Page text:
snoqueen wrote: He's respecting the process while bringing in big projects like Doyle Square
It's a proposal first announced by Mayor Dave Cieslewicz back in 2010
That's no problem. Mayor Dave's attempt to do an end run around the process with regard to Edgewater -- he tried, with Bridget Maniaci's cooperation -- put so much puffery around the Edgewater plan from the moment he heard about it that it amounted to an effort to use the mayor's office to push the thing through instead of let it sink or swim on its own merits.
Soglin has not done this, so far, with Doyle Square. I hope he doesn't. The process on that one is competitive, not just a single proposal, but in neither case should a mayor try to push a plan through its designated stages of review. All that review serves to refine a project and make it better when it's built. These urban projects need to fit with their neighbors in a highly complex environment and if all those neighbors and relevant city departments are heard from before a plan is finalized, the fewer unforeseen surprises will crop up.
I think quite a few people believe Edgewater was what killed Mayor Cieslewicz's bid for re-election and I don't see Paul Soglin making the same mistakes with the Doyle Center, though it's in a very early stage.
snoqueen wrote: He understands the importance of staying ahead of change instead of just reacting to it.
What does this mean? Can you cite examples?
Again I'll ask, what luster did Madison lose under Mayor Dave that came back under Soglin. Soglin may be running his administration differently, but I don't see that affecting the "vibe" of Madison.
I think the TIF process has been improved, for one. We'll always have TIF just because other cities have it and we are in competition with them, but it shouldn't be merely a gimme program where developers name their number and the city reacts.
I believe city staff is getting greater respect during the present administration. We have great staff and if we don't make use of their expertise why are we paying them? They do very thorough reviews of the numbers a developer submits. They did the same reviews during Mayor Dave's administration and unfortunately got ignored on some biggies. We'll see who was right (or more right) over time.
The Cap Times article contains several examples of what I'm talking about with regard to Soglin's approach. Here's one:
http://host.madison.com/wsj/news/local/ ... 2c69c.html
Soglin said he prefers keeping the Municipal Building as city offices and putting as much parking underground as possible, but is awaiting further analysis and is ruling nothing out.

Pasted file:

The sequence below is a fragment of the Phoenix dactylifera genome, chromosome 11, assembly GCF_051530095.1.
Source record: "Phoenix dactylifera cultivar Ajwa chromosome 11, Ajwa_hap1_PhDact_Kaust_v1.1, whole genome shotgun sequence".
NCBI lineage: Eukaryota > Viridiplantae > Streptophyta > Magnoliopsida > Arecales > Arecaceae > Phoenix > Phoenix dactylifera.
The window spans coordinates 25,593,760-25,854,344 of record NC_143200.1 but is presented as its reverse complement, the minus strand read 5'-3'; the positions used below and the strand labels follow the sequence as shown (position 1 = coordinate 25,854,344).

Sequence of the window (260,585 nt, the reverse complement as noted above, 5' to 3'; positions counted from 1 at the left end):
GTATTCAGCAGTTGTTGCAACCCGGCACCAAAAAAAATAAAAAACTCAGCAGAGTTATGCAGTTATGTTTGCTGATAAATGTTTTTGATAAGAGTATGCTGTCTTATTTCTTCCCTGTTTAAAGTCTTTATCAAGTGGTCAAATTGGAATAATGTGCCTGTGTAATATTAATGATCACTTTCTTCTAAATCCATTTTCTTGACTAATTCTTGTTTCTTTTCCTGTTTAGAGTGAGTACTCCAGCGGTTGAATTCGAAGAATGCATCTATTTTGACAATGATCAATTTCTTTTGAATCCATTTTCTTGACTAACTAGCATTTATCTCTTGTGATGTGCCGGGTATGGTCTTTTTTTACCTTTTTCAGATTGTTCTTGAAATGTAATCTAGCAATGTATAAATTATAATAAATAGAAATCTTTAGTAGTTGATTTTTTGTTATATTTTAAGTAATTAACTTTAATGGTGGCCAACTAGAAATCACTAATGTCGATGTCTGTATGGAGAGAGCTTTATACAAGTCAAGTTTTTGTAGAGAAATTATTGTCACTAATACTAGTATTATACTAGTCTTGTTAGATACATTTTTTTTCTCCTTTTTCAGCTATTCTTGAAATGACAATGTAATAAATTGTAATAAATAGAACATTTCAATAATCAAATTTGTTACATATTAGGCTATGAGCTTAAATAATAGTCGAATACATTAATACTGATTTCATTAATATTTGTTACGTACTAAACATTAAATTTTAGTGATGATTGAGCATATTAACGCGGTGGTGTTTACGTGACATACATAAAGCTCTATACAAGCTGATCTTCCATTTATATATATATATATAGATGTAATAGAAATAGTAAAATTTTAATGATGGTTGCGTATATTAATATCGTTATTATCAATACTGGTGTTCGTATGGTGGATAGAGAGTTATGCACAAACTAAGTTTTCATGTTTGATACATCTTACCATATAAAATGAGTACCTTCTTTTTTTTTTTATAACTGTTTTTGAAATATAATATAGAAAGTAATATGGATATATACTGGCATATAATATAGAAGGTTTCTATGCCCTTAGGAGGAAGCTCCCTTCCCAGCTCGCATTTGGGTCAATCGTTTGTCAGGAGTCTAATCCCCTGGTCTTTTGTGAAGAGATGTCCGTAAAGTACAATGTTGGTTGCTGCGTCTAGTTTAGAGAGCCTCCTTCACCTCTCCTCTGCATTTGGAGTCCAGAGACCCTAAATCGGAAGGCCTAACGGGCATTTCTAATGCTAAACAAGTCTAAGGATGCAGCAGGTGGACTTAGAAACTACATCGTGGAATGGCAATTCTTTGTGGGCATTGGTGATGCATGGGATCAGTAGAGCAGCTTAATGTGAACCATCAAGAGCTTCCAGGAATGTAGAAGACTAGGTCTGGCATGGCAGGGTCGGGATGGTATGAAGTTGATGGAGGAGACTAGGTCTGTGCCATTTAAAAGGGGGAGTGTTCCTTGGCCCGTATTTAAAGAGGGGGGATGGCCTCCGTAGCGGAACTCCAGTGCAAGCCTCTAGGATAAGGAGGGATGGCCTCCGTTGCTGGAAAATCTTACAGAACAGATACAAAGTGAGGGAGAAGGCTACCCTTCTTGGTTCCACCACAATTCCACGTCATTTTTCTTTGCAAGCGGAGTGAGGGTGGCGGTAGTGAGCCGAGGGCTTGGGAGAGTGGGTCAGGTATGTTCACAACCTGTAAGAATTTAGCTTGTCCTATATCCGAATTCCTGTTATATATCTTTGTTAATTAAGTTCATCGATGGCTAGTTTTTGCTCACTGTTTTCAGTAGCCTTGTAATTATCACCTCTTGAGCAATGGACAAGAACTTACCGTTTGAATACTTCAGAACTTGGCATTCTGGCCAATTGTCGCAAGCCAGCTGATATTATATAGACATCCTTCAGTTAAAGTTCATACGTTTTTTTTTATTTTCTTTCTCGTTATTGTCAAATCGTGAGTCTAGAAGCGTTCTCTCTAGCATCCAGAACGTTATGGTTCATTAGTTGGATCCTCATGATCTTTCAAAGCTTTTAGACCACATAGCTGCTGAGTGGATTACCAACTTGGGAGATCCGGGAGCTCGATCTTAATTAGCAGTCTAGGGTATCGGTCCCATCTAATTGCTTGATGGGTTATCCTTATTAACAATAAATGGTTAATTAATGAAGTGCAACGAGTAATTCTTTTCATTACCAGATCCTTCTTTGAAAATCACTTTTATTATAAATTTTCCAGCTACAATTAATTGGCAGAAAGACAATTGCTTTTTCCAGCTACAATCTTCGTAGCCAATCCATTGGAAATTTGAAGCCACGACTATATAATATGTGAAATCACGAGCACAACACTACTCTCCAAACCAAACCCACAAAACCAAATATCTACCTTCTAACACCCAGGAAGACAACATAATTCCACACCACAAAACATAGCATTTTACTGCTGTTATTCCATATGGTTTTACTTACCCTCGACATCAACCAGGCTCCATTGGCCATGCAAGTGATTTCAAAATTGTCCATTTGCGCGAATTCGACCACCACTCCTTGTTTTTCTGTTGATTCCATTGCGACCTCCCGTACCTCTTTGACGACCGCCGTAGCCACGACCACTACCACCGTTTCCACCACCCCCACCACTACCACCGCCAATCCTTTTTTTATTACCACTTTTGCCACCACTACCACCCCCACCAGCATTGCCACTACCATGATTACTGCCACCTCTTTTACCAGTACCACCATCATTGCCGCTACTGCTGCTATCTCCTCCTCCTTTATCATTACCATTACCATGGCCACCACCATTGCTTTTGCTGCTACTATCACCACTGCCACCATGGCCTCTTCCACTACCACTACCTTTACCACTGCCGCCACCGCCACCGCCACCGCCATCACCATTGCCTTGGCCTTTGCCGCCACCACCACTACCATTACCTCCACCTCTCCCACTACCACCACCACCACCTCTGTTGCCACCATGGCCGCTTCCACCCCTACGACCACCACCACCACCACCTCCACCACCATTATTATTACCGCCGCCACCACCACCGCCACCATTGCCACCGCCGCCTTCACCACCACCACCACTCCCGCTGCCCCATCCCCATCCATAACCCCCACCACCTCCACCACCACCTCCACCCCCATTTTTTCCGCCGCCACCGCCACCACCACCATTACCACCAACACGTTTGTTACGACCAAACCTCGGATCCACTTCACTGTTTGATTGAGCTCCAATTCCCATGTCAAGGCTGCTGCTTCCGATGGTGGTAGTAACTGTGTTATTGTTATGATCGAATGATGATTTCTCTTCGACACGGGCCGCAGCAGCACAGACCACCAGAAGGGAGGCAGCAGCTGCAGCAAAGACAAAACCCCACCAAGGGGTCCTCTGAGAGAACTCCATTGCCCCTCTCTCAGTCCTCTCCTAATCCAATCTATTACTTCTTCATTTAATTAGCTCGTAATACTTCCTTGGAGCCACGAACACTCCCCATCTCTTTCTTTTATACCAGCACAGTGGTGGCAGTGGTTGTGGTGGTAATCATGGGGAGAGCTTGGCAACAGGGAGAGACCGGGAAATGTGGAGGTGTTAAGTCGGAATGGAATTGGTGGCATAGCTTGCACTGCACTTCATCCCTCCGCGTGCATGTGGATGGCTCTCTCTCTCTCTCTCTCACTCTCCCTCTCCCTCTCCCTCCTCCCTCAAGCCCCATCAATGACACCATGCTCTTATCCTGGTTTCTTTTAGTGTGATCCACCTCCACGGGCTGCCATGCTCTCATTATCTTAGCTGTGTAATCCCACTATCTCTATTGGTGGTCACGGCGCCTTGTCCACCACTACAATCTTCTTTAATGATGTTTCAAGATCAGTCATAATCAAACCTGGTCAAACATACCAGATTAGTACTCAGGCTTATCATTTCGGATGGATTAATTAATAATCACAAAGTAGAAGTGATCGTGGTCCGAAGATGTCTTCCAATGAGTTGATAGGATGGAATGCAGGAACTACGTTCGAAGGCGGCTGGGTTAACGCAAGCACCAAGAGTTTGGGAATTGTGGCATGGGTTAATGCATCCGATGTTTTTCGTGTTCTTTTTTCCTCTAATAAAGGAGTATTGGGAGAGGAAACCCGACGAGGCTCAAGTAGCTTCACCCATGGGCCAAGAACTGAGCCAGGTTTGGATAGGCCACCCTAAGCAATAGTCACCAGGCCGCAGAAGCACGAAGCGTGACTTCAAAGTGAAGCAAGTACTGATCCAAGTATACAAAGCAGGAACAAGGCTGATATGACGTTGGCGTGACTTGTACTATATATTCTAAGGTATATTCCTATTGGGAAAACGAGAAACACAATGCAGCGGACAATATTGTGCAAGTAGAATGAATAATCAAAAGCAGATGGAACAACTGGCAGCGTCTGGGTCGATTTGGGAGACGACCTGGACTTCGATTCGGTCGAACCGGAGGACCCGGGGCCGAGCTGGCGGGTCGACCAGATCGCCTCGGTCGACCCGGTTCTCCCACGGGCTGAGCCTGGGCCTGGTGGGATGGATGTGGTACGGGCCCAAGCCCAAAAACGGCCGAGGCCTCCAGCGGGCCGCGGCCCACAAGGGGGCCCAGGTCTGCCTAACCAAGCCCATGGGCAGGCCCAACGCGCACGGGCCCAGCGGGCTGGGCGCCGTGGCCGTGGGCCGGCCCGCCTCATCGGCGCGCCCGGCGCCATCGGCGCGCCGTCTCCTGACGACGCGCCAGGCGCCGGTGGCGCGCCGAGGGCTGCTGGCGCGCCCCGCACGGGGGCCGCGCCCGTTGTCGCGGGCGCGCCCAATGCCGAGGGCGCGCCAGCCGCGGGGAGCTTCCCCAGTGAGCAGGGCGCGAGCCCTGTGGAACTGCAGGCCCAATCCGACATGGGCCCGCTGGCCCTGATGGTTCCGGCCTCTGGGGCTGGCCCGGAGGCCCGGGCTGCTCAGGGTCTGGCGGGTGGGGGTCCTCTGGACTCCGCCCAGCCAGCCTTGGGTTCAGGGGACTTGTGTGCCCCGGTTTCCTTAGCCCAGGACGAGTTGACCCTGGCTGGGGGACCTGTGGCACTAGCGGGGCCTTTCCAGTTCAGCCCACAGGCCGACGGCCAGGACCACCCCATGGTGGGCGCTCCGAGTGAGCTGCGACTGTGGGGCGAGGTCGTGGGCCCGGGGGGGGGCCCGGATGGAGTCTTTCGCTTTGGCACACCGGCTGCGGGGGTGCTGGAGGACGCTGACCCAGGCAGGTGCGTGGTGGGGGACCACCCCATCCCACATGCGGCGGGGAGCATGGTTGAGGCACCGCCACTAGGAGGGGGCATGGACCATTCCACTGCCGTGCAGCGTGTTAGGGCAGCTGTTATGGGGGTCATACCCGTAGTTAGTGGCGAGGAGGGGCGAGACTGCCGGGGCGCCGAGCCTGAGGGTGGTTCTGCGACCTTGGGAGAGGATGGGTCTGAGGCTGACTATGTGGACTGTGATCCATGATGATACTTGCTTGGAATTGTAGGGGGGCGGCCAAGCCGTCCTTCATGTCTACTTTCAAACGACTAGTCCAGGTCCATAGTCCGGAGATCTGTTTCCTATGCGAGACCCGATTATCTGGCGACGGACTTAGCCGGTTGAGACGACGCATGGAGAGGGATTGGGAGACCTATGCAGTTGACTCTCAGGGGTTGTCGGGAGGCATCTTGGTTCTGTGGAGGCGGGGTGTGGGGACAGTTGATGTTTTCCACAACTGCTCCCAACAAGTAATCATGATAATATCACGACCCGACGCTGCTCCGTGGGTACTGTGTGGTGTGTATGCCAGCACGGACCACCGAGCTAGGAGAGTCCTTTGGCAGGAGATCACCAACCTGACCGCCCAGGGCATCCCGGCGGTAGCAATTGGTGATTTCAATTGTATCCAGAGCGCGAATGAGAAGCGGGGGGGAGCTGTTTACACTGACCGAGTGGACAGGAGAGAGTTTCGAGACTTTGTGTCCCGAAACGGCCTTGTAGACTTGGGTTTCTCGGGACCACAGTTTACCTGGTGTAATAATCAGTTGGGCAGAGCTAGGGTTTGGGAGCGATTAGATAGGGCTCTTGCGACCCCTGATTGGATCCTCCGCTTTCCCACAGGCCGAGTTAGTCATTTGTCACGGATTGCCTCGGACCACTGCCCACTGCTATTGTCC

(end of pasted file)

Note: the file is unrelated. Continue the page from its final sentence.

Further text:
That's the way to do it: let things develop, let people make changes and have the discussion and work things through. Don't just decide way too early we've got to have this thing and spend the next six months putting out fires.
To be fair, Mayor Dave turned things down on the basis of TIF, but did so in such a confusing manner as to leave lots of resentment. At the moment, things seem less confusing.
This can all change in the blink of an eye, of course. And nobody's ever happy with TIF -- that's just the nature of the thing.
In my reply I am focusing on development because it's my area of focus. I can't reply with a comparison in other areas, like social services. Maybe someone else can.
I'm not saying Madison has its "old luster." That's silly. It's not 1983 any more, or 1973, or 1993. Everybody thinks the year they got to Madison was the golden year and it's been going downhill ever since. The job of city government is to deal with the present and plan for the future while respecting and protecting certain elements of the past, not go back to the past or stay in it.
Staying in the past is what happens to a city when its economic base falls apart. I'm concerned Milwaukee is going in that direction. In Madison we are fortunate enough to have a different set of problems.
One big one we've got right now is finding ways for newcomers who are poor and without resources to get settled and start living productive lives. If we do nothing we end up with crime, victimization, and a waste of human resources. At the same time city resources are limited and need to be used in a balanced manner, in partnership with private business and voluntary or charitable organizations. I'll be interested to see how our response to this one develops.
That's why I wish someone with knowledge of city (and county) human services would weigh in here.
There's a lot of glory in successful development, but perhaps a more meaningful measure of the success of the present Soglin administration will be how the city deals with its demographic changes.